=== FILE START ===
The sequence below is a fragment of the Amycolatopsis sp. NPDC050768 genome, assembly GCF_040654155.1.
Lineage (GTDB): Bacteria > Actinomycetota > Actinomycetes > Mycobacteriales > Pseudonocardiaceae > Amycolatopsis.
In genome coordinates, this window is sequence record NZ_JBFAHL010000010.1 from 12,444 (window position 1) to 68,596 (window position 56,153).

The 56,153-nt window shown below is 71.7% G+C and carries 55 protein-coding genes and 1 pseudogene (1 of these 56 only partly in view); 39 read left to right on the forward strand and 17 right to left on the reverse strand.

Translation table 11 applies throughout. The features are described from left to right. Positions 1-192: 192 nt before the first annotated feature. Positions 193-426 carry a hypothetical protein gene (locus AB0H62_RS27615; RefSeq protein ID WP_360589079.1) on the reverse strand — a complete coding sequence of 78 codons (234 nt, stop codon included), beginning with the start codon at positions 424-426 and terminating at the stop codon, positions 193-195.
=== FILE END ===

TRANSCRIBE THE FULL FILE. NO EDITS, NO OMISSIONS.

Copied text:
The sequence below is a fragment of the Amycolatopsis sp. NPDC050768 genome, assembly GCF_040654155.1.
Lineage (GTDB): Bacteria > Actinomycetota > Actinomycetes > Mycobacteriales > Pseudonocardiaceae > Amycolatopsis.
In genome coordinates, this window is sequence record NZ_JBFAHL010000010.1 from 12,444 (window position 1) to 68,596 (window position 56,153).

The 56,153-nt window shown below is 71.7% G+C and carries 55 protein-coding genes and 1 pseudogene (1 of these 56 only partly in view); 39 read left to right on the forward strand and 17 right to left on the reverse strand.

Translation table 11 applies throughout. The features are described from left to right. Positions 1-192: 192 nt before the first annotated feature. Positions 193-426 carry a hypothetical protein gene (locus AB0H62_RS27615; RefSeq protein ID WP_360589079.1) on the reverse strand — a complete coding sequence of 78 codons (234 nt, stop codon included), beginning with the start codon at positions 424-426 and terminating at the stop codon, positions 193-195.